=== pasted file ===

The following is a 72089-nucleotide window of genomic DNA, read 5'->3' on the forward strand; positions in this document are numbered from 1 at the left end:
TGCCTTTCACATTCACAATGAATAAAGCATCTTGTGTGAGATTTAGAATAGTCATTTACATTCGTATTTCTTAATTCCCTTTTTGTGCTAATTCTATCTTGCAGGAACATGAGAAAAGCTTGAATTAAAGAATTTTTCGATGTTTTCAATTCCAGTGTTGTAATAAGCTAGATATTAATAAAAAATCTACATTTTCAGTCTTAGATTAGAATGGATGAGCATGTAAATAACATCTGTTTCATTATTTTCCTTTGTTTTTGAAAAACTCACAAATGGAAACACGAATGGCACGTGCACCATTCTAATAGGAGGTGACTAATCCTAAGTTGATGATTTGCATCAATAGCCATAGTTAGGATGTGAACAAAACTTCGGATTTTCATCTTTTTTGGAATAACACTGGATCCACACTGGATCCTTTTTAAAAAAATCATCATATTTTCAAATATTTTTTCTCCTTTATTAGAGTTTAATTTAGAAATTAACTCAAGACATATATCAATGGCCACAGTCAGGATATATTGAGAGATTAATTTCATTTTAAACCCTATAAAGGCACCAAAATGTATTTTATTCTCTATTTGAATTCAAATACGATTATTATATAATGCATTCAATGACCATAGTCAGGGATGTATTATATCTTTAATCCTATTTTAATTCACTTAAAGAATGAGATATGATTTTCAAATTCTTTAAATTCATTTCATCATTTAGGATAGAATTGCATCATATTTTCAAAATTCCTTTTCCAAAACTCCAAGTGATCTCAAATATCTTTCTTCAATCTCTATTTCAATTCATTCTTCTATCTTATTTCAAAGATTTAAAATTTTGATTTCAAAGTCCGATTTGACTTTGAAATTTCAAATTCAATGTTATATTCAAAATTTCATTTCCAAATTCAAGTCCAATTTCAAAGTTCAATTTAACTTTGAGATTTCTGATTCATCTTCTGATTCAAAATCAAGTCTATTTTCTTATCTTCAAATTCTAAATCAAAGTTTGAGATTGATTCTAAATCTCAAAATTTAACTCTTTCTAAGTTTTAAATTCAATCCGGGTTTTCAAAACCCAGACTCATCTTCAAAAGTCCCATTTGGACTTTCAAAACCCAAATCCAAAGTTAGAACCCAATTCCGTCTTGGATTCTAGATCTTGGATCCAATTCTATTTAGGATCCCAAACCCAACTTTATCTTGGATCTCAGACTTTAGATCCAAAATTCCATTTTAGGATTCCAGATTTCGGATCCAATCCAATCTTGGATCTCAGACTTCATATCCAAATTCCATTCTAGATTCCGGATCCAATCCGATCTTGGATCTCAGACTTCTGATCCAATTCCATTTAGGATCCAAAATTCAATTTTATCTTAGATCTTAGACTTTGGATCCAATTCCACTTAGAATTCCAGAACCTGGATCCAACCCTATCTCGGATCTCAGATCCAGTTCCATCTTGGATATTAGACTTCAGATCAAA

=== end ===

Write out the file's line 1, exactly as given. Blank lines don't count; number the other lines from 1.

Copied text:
The following is a 72089-nucleotide window of genomic DNA, read 5'->3' on the forward strand; positions in this document are numbered from 1 at the left end: